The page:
Study to proceed without support of superintendents’ organization

February 9, 2016
Cory Hare, ATA News Managing Editor

An Alberta Teachers’ Association study into the role of the superintendent will proceed despite the withdrawal of support by the College of Alberta School Superintendents (CASS).

The study began as a pilot last year and was being expanded to roll out in a more comprehensive form this year. Association officials were under the impression that CASS was on board but received word in December that the organization would no longer be supporting the project.

The committee overseeing the study met in late January and decided to proceed anyway, in the hope that some superintendents would volunteer to participate despite the recommendation of their voluntary organization.

“I’m deeply disappointed that CASS refuses to engage in education research that’s been initiated by the Association,” said ATA president Mark Ramsankar.

He said CASS willingly participated in last year’s pilot project and appeared to be supportive of the more comprehensive study. While there had been concerns from CASS that the study would be a way for the Association to engage in finger-pointing at superintendents, Ramsankar felt that these concerns had been addressed.

He added that a committee was established in October to oversee the research, a committee that included CASS membership.

In a written statement provided to the ATA News, CASS executive director Barry Litun refuted that claim, stating that the organization had not been involved in the oversight committee. This was among four main reasons he listed for the CASS board’s decision to withdraw its support:

  1. Lack of a clear understanding of the goal of the study
  2. Lack of involvement by CASS in the oversight committee for the study and the development of the interview questions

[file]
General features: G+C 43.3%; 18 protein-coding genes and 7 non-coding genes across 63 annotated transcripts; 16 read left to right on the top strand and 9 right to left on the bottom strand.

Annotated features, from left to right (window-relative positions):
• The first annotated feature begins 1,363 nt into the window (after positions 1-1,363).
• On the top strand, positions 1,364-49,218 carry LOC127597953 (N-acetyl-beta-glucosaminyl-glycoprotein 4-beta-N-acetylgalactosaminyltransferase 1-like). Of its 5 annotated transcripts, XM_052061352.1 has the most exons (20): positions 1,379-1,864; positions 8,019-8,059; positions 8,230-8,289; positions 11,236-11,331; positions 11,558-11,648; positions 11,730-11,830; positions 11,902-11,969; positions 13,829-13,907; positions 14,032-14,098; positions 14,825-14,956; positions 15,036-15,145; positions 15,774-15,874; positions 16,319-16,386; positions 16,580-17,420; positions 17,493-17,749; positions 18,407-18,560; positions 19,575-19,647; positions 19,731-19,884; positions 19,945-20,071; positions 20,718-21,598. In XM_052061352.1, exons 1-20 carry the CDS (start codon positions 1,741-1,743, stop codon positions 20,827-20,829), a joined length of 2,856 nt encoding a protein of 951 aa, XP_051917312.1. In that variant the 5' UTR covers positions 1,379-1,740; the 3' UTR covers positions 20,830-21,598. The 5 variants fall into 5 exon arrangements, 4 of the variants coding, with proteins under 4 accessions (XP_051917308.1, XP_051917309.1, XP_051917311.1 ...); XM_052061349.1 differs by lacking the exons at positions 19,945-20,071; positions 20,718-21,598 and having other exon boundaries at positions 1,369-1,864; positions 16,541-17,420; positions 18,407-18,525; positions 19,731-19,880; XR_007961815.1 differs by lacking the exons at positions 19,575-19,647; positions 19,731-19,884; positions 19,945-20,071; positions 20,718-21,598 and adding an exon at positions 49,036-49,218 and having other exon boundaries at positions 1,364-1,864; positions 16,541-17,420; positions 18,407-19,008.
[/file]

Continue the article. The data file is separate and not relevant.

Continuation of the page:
3. A lack of involvement by at least some of the identified external researchers in the oversight of the study and the interview questions
  4. A determination that the focus of the interviews questions was very narrow

“There was a belief by the CASS board of directors that the study would focus on responsibilities of superintendents that are viewed, by some, in a negative light,” Litun wrote in the statement.

The CASS board met in December and decided that it would not be recommending to superintendents that they participate in the study, he wrote.

Litun said via email that he distributed the statement to superintendents with a request that it also be provided to local presidents.

Ramsankar said he’ll be discussing CASS’s statement with local presidents.

“Our table officers are not at all pleased with CASS’s response. At this time, the research study will proceed without CASS,” he said.

Great relations

Ramsankar said the purpose of the study is to develop a better understanding of superintendents’ roles and to build a better relationship between the teaching profession and superintendents. The idea for such study arose after he noticed that he was hearing from many teachers around the province about strained relations with superintendents and a lack of understanding of their roles.

Ramsankar added that CASS is seeking to block or boycott research that might be negative to some superintendents, and absolutely denied that there has been a lack of involvement of CASS in the study, on the committee and in the development of research questions.

He questioned why CASS wouldn’t want to participate “in an open dialogue with the Association.”

“There are some problems, but the Association has great relations with many superintendents across the province,” he said.

On a local level, he noted that relations between teachers and superintendents around the province are “all over the map.”

“There are some teachers that speak very highly of their superintendents and are very positive about their relationship and the opportunity for decision-making. And there are some instances around the province where it’s toxic, where teachers live in an atmosphere of stress and bullying and there is no conversation,” he said.

“I think the question that needs to be asked is, do superintendents respect teachers as professionals? And if the answer is no, that’s one kettle of fish. If the answer is yes, then how is that demonstrated?”❚